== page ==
This came about as a result of writing, A Bagful of Stars with my birthday twin, Bridget Strevens. The Rotary Club were looking to commission Julia Donaldson to write it but obviously I offered first - hem-hem. From there, the awesome Kirsty Mead, artistic director of Rhubarb Theatre in Lincoln adpated my stories for storytelling and for the stage. Not to go crazy but I can't wait for Hollywood to ring. Sometimes, it's good to just do it.

Finding work in unexpected places

I am on Linkedin which I always thought would be a waste of time but actually it's worth joining for the occasional useful contact. I'm sure, there are those of you out there who would be able to use it to its fullest potential. From Linkedin, I was approached by a start up company and paid to write a story world for their product. I was also asked by a Chinese animation company to write a pilot for new series and through a series of contacts I ended up booked to do a spell making workshop at Grimm and Co.

Image result for grimm and co
Grimm and Co. Rotherham - think Diagon Alley

Workshops - the bread and butter stuff

You can of course join Authors Aloud or other organisation which will find you work. Or, you can go your own way.

Running workshops is a crowded market and there is not a great deal of money around ... so you have to do your research, make contacts and find a way in which works for you.

I now offer mostly outdoor workshops. I actually like working outdoors and don't mind about the weather (I always have a back up plan!). I joined up with a local mental health charity called Natural Choice to deliver poetry and story for families, in outdoor settings. It's fun! In October, I'm running a Halloween witchy session IN THE WOODS! I love woods, I really do.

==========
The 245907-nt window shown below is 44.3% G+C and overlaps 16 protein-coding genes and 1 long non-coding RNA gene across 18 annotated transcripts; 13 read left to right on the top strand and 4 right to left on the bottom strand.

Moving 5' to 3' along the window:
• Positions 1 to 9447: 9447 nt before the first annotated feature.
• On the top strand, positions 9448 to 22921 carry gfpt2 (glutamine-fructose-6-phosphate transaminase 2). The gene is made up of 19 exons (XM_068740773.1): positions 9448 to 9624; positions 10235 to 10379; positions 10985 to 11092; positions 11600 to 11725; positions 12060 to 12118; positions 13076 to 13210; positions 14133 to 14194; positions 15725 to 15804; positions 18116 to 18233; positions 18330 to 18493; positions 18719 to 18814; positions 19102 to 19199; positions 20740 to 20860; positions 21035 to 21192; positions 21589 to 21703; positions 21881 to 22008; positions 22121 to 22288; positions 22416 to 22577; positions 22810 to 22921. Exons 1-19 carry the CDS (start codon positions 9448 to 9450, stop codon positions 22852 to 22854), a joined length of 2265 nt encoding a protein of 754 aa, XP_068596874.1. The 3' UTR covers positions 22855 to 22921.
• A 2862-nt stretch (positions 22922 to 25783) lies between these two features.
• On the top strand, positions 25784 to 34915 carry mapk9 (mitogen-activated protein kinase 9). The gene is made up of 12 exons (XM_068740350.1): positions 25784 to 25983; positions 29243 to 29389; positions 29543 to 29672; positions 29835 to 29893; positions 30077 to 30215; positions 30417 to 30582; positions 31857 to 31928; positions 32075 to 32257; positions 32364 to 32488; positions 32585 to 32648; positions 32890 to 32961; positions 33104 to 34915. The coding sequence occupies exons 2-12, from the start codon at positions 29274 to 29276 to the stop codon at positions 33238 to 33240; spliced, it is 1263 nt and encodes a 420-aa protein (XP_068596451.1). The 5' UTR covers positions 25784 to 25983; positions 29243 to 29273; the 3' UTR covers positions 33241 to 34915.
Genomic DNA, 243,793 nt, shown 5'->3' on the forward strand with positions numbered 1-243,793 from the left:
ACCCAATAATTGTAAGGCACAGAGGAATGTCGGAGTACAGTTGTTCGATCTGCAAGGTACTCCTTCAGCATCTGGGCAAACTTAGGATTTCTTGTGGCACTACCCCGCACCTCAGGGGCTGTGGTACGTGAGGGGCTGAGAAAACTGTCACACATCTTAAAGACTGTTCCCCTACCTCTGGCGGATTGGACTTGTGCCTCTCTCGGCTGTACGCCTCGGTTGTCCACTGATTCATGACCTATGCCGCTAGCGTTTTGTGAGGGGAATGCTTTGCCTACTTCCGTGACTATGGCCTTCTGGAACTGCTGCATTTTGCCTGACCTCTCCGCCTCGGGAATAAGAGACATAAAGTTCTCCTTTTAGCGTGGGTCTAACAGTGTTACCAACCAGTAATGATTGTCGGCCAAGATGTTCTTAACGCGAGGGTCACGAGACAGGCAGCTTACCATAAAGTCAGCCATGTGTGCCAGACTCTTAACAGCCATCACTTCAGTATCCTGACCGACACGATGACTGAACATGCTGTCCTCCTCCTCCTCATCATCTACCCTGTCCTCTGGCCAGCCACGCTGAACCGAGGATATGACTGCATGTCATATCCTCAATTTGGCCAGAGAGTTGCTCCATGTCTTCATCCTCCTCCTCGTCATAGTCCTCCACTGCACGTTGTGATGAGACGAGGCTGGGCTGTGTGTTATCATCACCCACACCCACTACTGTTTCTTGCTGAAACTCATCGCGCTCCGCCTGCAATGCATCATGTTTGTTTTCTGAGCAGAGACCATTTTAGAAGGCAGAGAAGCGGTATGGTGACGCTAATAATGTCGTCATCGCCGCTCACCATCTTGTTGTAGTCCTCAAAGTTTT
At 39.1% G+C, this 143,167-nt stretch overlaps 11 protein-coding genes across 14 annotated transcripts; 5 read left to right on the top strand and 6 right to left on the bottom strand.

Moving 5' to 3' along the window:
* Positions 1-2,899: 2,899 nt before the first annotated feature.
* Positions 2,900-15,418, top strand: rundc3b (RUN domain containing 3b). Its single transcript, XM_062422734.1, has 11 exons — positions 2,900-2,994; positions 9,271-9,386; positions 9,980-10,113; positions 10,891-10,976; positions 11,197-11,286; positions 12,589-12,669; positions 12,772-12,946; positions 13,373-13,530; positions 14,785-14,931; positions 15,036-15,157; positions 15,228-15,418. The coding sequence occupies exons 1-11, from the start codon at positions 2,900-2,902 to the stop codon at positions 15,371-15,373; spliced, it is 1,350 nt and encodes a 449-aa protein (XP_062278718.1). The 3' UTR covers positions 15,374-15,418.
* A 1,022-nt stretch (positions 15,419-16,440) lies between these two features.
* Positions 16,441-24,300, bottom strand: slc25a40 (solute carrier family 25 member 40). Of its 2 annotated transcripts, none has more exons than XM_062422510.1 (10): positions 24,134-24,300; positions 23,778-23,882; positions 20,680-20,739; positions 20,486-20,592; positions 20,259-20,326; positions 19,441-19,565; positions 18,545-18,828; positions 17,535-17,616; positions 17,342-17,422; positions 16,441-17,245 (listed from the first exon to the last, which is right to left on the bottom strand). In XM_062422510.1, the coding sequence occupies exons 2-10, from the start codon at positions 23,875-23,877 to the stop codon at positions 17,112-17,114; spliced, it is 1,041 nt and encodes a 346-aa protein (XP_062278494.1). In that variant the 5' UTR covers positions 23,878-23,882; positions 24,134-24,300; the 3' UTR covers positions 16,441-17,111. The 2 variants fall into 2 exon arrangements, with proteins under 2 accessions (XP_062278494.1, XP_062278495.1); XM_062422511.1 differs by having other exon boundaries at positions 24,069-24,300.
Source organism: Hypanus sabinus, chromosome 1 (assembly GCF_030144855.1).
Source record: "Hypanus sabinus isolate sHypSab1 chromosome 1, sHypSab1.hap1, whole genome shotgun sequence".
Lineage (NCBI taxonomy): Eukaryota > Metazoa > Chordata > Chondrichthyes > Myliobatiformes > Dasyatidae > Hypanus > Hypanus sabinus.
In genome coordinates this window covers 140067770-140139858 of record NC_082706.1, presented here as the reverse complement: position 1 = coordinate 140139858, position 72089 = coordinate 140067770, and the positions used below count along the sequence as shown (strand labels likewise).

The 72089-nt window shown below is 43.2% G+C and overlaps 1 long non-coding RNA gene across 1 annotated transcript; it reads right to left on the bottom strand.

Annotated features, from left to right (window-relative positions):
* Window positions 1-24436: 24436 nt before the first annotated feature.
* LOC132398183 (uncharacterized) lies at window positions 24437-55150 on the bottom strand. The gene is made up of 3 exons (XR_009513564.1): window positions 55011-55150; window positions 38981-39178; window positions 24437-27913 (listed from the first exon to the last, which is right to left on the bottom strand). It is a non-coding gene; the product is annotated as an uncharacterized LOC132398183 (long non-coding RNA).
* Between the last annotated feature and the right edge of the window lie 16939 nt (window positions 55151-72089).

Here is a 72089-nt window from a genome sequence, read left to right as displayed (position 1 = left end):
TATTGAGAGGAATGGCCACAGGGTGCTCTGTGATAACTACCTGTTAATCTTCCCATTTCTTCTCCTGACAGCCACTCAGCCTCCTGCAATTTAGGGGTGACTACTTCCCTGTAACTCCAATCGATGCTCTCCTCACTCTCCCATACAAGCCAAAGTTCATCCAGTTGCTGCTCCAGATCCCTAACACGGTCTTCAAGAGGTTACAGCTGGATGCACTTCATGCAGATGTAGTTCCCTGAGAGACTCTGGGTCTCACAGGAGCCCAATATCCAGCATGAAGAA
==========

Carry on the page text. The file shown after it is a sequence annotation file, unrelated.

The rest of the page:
Here's a little video I made doing a poetry walk (paid!) on Crowle Moors.

From this, I went and had a chat with our Landscape Partnership people in the council and offered workshops to discover the stories and deliver creative responses to the landscape round here. So far, I've run medieval stories from a castel mound, been fairy-in-chief on a fairy poetry walk (in the woods!). I'm going to be painting poetry onto bog oak later in the month and then ... becoming a Neolithic priest-type person as I lead children onto a replica Neolithic trackway ... oh yeah. Try finding a costume for that on e-bay.

Sometimes it's good to team up with like-minded people. I teamed up with my pal, Juliet Clare Bell and we offer, 'I am a work-in-progress', workshops to build a positive mindset and resilience in primary schools. 


It is worth thinking about funding work with a grant. Two of my picture books have been commissioned and Arts Council funded but this is not for the faint hearted and it demands a great deal of thinking about why you are doing this and what you are aiming to achieve.  Should you, like me, want to develop your own creative practice by attempting a different medium, you should think about applying for the Arts Council DYCP grant which is a relatively easy form to fill in with a six week turnaround.
Image result for quill pen

Right now, I am in the middle of a fairly painful Arts Council project grant application to put on a children's theatre production. But you'll be overjoyed to hear that I am reprising my role as the Pirate from Mars from A Place Called Home, with Rhubarb Theatre in October at The Gainsborough Arts Centre.

Look around for local grant funding as well; e.g. we have loads of windfarms in North Lincolnshire with a lot of pots of money for local projects.

Mine your own interests for creative opportunities